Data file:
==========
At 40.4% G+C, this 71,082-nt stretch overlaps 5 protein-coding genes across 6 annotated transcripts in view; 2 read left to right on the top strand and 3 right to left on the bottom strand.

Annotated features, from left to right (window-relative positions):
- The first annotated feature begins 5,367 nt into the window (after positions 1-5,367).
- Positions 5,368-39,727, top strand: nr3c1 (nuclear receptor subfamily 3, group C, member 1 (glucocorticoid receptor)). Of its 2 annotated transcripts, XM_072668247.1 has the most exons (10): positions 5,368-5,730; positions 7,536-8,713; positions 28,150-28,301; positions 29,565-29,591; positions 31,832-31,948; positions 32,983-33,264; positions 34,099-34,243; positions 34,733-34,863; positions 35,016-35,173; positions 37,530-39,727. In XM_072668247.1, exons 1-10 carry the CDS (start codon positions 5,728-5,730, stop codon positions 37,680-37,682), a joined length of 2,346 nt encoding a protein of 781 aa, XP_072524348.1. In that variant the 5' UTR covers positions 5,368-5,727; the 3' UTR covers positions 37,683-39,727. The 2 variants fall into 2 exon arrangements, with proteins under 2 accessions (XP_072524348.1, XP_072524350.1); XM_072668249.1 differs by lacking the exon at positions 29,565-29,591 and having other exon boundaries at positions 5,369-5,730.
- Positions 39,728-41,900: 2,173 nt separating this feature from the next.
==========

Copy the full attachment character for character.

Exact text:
At 40.4% G+C, this 71,082-nt stretch overlaps 5 protein-coding genes across 6 annotated transcripts in view; 2 read left to right on the top strand and 3 right to left on the bottom strand.

Annotated features, from left to right (window-relative positions):
- The first annotated feature begins 5,367 nt into the window (after positions 1-5,367).
- Positions 5,368-39,727, top strand: nr3c1 (nuclear receptor subfamily 3, group C, member 1 (glucocorticoid receptor)). Of its 2 annotated transcripts, XM_072668247.1 has the most exons (10): positions 5,368-5,730; positions 7,536-8,713; positions 28,150-28,301; positions 29,565-29,591; positions 31,832-31,948; positions 32,983-33,264; positions 34,099-34,243; positions 34,733-34,863; positions 35,016-35,173; positions 37,530-39,727. In XM_072668247.1, exons 1-10 carry the CDS (start codon positions 5,728-5,730, stop codon positions 37,680-37,682), a joined length of 2,346 nt encoding a protein of 781 aa, XP_072524348.1. In that variant the 5' UTR covers positions 5,368-5,727; the 3' UTR covers positions 37,683-39,727. The 2 variants fall into 2 exon arrangements, with proteins under 2 accessions (XP_072524348.1, XP_072524350.1); XM_072668249.1 differs by lacking the exon at positions 29,565-29,591 and having other exon boundaries at positions 5,369-5,730.
- Positions 39,728-41,900: 2,173 nt separating this feature from the next.